China’s rise as a global economic and military power was not an accident.
Its coercive and aggressive actions in the South China Sea and in Taiwan are clear indications of China’s desire to consolidate power in the region and expand around the world.
By 2049, Beijing hopes to dominate the world as the number economic and military power, surpassing the United States, which some political analysts say could plunge into a possible civil war due to widening polarization after the November 2020 presidential elections.
The domestic political issues and a cooling economy have been disrupting America’s efforts to intervene in some distant lands to keep global stability and security.
For instance, the United States retreated from the world stage during Donald Trump’s presidency, withdrawing from Afghanistan and putting doubt on its capability to face conflicts on two fronts.
The last time Washington fought wars in two separate theaters was in the Second World War – helping the British and the Russians in defeating Nazi Germany and its Italian ally in the European theater and bringing down the Japanese to liberate China and most Southeast Asian countries in the Pacific theater.
In the later part of the 20th century, there were pockets of conflicts in the Balkan peninsula and the Middle East. It fought wars against drug cartels in Latin America and intervened in ethnic conflicts in Africa.
Washington abandoned Southeast Asia, pulling out from its two large overseas military bases in Clark and Subic.
It focused on the Middle East and other minor threats, like drug trafficking, Islamist militancy and preventing Russia from regaining its strength after the disintegration of the old Union of Soviet Socialist Republics (USSR) and its satellite states in Eastern and Central Europe.
For instance, in the Philippines, the United States, if it really wants to stay in its bases, could do some arm-twisting and pressure tactics. What could 12 senators actually do to a country that overwhelmingly loves the Americans?
But, at that time, the Americans were confident they could leave the region because there were no outside powers that would step into their shoes and the American economy was falling.
The US was wrong. It was a catastrophic and strategic blunder.
China took advantage of the situation and deceived the United States and its allies that its intentions are peaceful.
Beijing has mastered the deception that it was able to acquire modern military technology from the Americans to build up its own armed forces, telling Washington that China could be a friend against the Russians.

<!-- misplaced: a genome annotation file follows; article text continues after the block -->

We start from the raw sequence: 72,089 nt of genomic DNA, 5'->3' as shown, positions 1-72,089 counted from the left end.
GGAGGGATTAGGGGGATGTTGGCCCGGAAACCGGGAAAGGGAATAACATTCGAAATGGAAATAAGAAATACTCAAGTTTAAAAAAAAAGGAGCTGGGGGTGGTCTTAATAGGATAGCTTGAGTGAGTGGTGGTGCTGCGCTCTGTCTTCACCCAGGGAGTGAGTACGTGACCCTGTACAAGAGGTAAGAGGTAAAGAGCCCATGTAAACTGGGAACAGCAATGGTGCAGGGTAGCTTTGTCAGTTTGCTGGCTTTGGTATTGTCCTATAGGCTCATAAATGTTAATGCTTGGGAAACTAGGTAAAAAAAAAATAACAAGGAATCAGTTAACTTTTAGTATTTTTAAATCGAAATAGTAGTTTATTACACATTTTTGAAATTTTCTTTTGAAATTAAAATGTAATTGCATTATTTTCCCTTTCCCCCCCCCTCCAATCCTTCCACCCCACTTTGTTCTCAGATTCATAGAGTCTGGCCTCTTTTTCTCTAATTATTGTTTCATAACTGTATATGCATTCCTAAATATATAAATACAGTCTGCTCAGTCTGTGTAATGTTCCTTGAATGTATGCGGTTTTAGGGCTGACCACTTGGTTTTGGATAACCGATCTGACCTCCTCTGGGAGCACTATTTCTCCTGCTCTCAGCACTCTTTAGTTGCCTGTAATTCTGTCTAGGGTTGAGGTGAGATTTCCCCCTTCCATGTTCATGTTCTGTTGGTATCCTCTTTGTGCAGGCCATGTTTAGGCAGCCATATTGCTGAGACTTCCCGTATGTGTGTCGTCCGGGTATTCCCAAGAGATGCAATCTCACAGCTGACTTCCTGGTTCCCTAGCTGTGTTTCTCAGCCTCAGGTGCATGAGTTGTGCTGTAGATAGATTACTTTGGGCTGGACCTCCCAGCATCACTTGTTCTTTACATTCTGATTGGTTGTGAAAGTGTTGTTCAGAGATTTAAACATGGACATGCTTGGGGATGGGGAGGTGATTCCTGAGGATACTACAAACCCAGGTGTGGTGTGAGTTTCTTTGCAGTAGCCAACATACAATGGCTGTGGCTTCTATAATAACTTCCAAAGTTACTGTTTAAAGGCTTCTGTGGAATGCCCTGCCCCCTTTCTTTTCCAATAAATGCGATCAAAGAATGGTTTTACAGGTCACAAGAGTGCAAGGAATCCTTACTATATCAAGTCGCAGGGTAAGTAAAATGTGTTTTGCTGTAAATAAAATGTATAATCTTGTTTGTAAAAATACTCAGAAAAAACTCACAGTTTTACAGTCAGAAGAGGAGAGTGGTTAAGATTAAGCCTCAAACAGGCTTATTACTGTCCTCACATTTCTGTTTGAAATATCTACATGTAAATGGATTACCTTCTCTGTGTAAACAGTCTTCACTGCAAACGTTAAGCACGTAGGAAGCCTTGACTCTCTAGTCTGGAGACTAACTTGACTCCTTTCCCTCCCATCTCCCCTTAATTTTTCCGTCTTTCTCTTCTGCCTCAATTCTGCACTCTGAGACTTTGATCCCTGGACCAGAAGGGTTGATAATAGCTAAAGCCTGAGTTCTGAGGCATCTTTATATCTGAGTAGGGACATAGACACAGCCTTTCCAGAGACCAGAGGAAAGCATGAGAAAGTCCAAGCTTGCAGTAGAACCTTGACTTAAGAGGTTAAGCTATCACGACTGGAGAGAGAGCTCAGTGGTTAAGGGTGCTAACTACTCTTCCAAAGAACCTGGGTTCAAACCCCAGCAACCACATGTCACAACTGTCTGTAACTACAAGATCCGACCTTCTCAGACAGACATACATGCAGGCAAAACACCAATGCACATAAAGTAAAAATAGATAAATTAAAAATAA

China pitted the Americans against the Russians while harvesting crucial and strategic technology to build ships, planes, tanks, and missiles. It was also stealing and doing reverse technology to learn how sophisticated weapons systems were made.
China flooded American universities with researchers and bought some obscure US companies with tie ups with defense manufacturing industries, like Singer sewing machines. A unit of Singer was producing important parts for sophisticated weapons systems.
Washington did not pay attention to Chinese threats until 1995 when it occupied a half-submerged shoal in the South China Sea. The Philippines discovered that China has built a makeshift fishermen’s shelter on Mischief Reef after a Filipino fighter pilot flew reconnaissance flights in the disputed waters.
The Philippine Navy was not able to send patrols in the area during the harsh monsoon season because it lacked ocean-going vessels.
Most of its platforms are World War II destroyer escorts and minesweepers. They cannot endure two to three weeks sea duties in the vast exclusive economic zones.
The United States treated China as a key ally against Russia as well as with Islamist militants in the Middle East because China has its own problems in Xinjiang with Muslim Uyghurs.
It was too late for the Americans to discover that the Chinese had deceived them. When Barack Obama unveiled his “pivot to Asia” policy, the US did try to contain Beijing because its own economy depended on Chinese factories.
For instance, Washington just stood by and allowed Beijing to renege on an agreement to pull out from Scarborough Shoal in 2012 after a three-month standoff with Manila.
America is now singing a different tune. It now considers China as a direct competitor, a global power rival, and a security threat. It took decades to realize China’s deception.
America should have not left the region in the early 1990s. It was the US’s second mistake. Right after the Second World War, when Washington drew its defense lines against the growing Communist menace, it forgot to include the Korean peninsula.
As a result, the Communist North tried to take over the democratic South, precipitating a war in the 1950s. North and South technically remain at war because only an armistice is in place.
The situation remained volatile as Pyongyang fired missiles to test its nuclear delivery system while the US and South Korea held drills constantly to deter the North’s aggression.
When the US abandoned the Philippines in 1992, it shifted focus on the Korean peninsula and the defense of Japan, which has a territorial dispute with China in the East China Sea.
The US has started to take a second look at the often neglected Philippines. Tensions around Taiwan have made the Philippines a strategic launching pad for any military operation to defend the self-ruled island.
The US is back. In the first place, it should never have left the country and left a gaping hole in regional security and stability. The US should restore the balance of power in the region and not allow China to control the strategic sea lanes of communication in the region.
Washington should learn its lesson – not to allow a power vacuum in the region.